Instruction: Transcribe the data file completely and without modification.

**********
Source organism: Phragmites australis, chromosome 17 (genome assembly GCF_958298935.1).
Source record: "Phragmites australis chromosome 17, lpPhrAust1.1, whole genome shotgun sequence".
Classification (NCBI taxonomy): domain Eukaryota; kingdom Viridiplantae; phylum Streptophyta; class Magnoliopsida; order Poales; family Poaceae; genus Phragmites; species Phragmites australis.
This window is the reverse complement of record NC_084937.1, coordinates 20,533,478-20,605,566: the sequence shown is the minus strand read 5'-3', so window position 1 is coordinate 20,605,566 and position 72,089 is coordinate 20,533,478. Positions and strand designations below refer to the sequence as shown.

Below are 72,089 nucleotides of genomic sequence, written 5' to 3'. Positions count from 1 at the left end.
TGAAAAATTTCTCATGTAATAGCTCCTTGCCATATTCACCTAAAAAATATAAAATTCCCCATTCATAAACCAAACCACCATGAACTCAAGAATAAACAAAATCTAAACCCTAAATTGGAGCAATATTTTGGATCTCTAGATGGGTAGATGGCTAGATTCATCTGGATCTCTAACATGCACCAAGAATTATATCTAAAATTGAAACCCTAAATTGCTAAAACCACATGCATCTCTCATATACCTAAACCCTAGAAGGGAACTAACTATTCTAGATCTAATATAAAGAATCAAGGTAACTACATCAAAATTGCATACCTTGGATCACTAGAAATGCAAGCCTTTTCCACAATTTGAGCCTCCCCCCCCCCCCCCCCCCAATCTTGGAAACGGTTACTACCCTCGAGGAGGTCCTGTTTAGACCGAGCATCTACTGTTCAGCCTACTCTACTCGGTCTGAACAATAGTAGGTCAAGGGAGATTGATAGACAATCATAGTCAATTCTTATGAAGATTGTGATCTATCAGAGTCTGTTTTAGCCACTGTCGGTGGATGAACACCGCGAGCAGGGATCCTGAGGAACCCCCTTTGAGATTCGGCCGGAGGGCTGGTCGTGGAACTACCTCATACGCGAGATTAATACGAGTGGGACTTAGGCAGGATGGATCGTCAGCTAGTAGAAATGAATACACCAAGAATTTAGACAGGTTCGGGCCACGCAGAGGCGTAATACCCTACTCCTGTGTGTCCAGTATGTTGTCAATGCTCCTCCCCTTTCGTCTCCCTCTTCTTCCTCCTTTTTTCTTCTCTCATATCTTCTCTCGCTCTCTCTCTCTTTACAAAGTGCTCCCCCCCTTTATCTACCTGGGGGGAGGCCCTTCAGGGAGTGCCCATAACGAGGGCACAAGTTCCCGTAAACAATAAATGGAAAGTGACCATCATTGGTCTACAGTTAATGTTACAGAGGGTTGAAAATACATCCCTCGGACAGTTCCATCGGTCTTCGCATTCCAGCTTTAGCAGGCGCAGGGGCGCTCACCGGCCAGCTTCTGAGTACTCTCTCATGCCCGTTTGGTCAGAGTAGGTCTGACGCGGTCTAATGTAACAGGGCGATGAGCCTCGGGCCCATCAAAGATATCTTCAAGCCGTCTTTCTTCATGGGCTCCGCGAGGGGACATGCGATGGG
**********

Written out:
Source organism: Phragmites australis, chromosome 17 (genome assembly GCF_958298935.1).
Source record: "Phragmites australis chromosome 17, lpPhrAust1.1, whole genome shotgun sequence".
Classification (NCBI taxonomy): domain Eukaryota; kingdom Viridiplantae; phylum Streptophyta; class Magnoliopsida; order Poales; family Poaceae; genus Phragmites; species Phragmites australis.
This window is the reverse complement of record NC_084937.1, coordinates 20,533,478-20,605,566: the sequence shown is the minus strand read 5'-3', so window position 1 is coordinate 20,605,566 and position 72,089 is coordinate 20,533,478. Positions and strand designations below refer to the sequence as shown.

Below are 72,089 nucleotides of genomic sequence, written 5' to 3'. Positions count from 1 at the left end.
TGAAAAATTTCTCATGTAATAGCTCCTTGCCATATTCACCTAAAAAATATAAAATTCCCCATTCATAAACCAAACCACCATGAACTCAAGAATAAACAAAATCTAAACCCTAAATTGGAGCAATATTTTGGATCTCTAGATGGGTAGATGGCTAGATTCATCTGGATCTCTAACATGCACCAAGAATTATATCTAAAATTGAAACCCTAAATTGCTAAAACCACATGCATCTCTCATATACCTAAACCCTAGAAGGGAACTAACTATTCTAGATCTAATATAAAGAATCAAGGTAACTACATCAAAATTGCATACCTTGGATCACTAGAAATGCAAGCCTTTTCCACAATTTGAGCCTCCCCCCCCCCCCCCCCCCAATCTTGGAAACGGTTACTACCCTCGAGGAGGTCCTGTTTAGACCGAGCATCTACTGTTCAGCCTACTCTACTCGGTCTGAACAATAGTAGGTCAAGGGAGATTGATAGACAATCATAGTCAATTCTTATGAAGATTGTGATCTATCAGAGTCTGTTTTAGCCACTGTCGGTGGATGAACACCGCGAGCAGGGATCCTGAGGAACCCCCTTTGAGATTCGGCCGGAGGGCTGGTCGTGGAACTACCTCATACGCGAGATTAATACGAGTGGGACTTAGGCAGGATGGATCGTCAGCTAGTAGAAATGAATACACCAAGAATTTAGACAGGTTCGGGCCACGCAGAGGCGTAATACCCTACTCCTGTGTGTCCAGTATGTTGTCAATGCTCCTCCCCTTTCGTCTCCCTCTTCTTCCTCCTTTTTTCTTCTCTCATATCTTCTCTCGCTCTCTCTCTCTTTACAAAGTGCTCCCCCCCTTTATCTACCTGGGGGGAGGCCCTTCAGGGAGTGCCCATAACGAGGGCACAAGTTCCCGTAAACAATAAATGGAAAGTGACCATCATTGGTCTACAGTTAATGTTACAGAGGGTTGAAAATACATCCCTCGGACAGTTCCATCGGTCTTCGCATTCCAGCTTTAGCAGGCGCAGGGGCGCTCACCGGCCAGCTTCTGAGTACTCTCTCATGCCCGTTTGGTCAGAGTAGGTCTGACGCGGTCTAATGTAACAGGGCGATGAGCCTCGGGCCCATCAAAGATATCTTCAAGCCGTCTTTCTTCATGGGCTCCGCGAGGGGACATGCGATGGG